From go-go music to the fight for racial justice to notable figures, murals in D.C. show the essence of the city on buildings and alleyways.
In the last 10 years, the murals have increased in number and broadened to include episodes, places and spaces in D.C. "that bring pride to the African-American history and culture," Bernie Demczuk, a D.C. historian, said.
Historically, murals primarily told the stories about famous African-American trailblazers such as Frederick Douglass or Mary Church Terrell.
Now, many new murals make statements about D.C. itself — highlighting a range of lived experiences.
Demczuk gave the example of murals on the corner of 7th Street and Florida Avenue that honor go-go music. These popped up after some tried to prevent go-go music from being played loudly on that corner.
Two years ago, the D.C. Council named go-go the official music of the District. The murals became a clear, loud and proud example of D.C. pride and culture that is here to stay.
"Murals have moved from personalities to flowers to beauty to making political statements. And this is all part of who we are," he said. "This is all part of why murals are so important in keeping our history and our culture alive."
MuralsDC, a division of the D.C. Department of Public Works, was created in 2007 to "replace illegal graffiti with artistic works." Since then, it has played a part in expanding murals in the city by paying local artists.
Cita Sadeli, also known as MISS CHELOVE, is one of the artists who works with the department, something she's been doing since 2011.
It's important that art is being created to reflect issues that are happening locally, MISS CHELOVE said.
There was an explosion of public art in D.C. during the fight for racial justice in summer 2020, she said.
"Lots of folks from grandmothers to teens were coming out and they were just expressing themselves in these spaces," she said of art that popped up at the time.
She said that artists coming into the streets to paint and create has demystified the way murals are created.
"They were enjoying the process and it was just a really rich and beautiful way of to see BIPOC [Black, Indigenous, and people of color] folks taking a very troubling time and doing what art does and transforming these emotions into something beautiful," she said.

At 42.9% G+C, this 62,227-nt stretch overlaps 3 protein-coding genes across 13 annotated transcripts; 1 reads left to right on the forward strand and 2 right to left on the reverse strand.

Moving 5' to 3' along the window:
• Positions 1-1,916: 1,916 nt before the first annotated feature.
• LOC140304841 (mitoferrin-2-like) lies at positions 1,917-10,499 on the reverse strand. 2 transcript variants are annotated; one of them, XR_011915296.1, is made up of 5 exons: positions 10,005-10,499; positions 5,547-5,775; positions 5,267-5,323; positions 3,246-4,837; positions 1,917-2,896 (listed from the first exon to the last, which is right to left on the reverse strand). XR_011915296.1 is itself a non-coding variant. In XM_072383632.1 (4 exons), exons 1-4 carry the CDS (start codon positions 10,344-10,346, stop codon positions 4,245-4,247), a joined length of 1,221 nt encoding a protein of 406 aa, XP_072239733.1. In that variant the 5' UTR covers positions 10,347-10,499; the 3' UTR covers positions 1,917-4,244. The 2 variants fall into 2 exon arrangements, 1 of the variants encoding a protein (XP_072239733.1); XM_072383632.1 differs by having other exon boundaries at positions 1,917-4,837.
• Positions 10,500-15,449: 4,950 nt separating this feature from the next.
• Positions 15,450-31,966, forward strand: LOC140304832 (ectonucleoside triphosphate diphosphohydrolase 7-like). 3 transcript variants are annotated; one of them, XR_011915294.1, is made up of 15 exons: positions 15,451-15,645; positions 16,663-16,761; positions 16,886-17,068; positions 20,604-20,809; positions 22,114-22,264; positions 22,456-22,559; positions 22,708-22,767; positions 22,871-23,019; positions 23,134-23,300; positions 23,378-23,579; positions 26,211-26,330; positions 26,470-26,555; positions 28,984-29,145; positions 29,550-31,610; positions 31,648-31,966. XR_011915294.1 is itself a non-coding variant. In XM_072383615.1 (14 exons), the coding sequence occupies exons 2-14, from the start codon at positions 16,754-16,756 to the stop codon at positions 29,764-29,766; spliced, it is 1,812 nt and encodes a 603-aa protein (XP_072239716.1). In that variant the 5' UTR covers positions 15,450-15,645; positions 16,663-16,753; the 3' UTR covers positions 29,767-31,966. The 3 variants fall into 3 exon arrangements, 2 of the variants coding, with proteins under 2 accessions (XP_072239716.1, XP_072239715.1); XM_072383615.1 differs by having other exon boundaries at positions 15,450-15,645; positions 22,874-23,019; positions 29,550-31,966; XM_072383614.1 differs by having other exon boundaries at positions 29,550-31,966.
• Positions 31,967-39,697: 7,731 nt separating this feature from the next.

MISS CHELOVE encourages visitors and residents to "share the love" when they pass by a mural and share the way it makes them feel on social media.
"I think it's important to expose young people to murals and graffiti in general, because they're the future, you know, and they're the folks that are going to be using this tool to create messages and express themselves," she said.
To experience these diverse murals, here are some works of art that highlight Black life in the District.
MuralsDC launched a project to install 51 works of art "in recognition of the District’s decades-long quest for statehood."
The 41 murals and eight photographs "celebrate love, racial harmony, social justice, human rights and District history."
Go here to take a virtual tour of all the murals that are part of the project.
"The Torch" by Aniekan Udofia with Mia Duval
Located on the side of Ben's Chili Bowl in Northwest D.C., "The Torch" is one of Aniekan Udofia's most recognized works.
"The Torch," which was donated by the restaurant, was named by MuralsDC as one of the city's most photographed murals.
Marvin Gaye Mural by Aniekan Udofia
Located at the corner of 7th and S streets in Northwest D.C., the mural showcases Udofia's signature bright colors. The artist has called this piece one of his favorite works.
Black Lives Matter Plaza
In the summer of 2020, during the racial reckoning sparked by the killing of George Floyd, "Black Lives Matter" was painted in 40-foot-tall letters over the 800 and 900 blocks of 16th Street NW. The words stretch the length of three and a half football fields.
The mural was designed by eight local artists who took less than eight hours to make their "mathematical calculations" and then outline and paint the letters, according to MuralsDC.
The department says "more than 50 municipalities around the world have painted similar murals."
"The Resurrection" by Aniekan Udofia
The mural on 11th Street Northwest D.C. is on the side of Bohemian Caverns. It depicts Billie Holiday, John Coltrane, Duke Ellington and Miles Davis in shades of purple.
"Every Day I See Something New" by MISS CHELOVE
This mural is located on Kalorama Road in Adams Morgan across from Marie Reed Elementary School.
"I always like to think about the audience and who's going to be seeing the work," she said. "So I thought about these kids being out there every day in the playground."
The mural is packed with D.C. imagery such as New Balance sneakers, go-go and Adams Morgan culture. MISS CHELOVE says this is one of the most important pieces to her.
"She Smiles 100 Suns" by MISS CHELOVE
Painted in 2019, "She Smiles 100 Suns" is located at 104 Kennedy St. NW.
MISS CHELOVE has said on social media that she hopes "this piece lifts the spirits. That’s what it was designed to do!"
She has sold prints and puzzle pieces of the artwork.
"You Are Welcome" by MISS CHELOVE
"You Are Welcome" is on 14th Street NW on the side of a Unity Health Care clinic.
MISS CHELOVE has spread the mural's message of inclusivity by also selling canvas prints of the artwork.
She wrote about the piece on her Instagram: "You will *always* be Welcome Here. No one is Illegal on Stolen Land."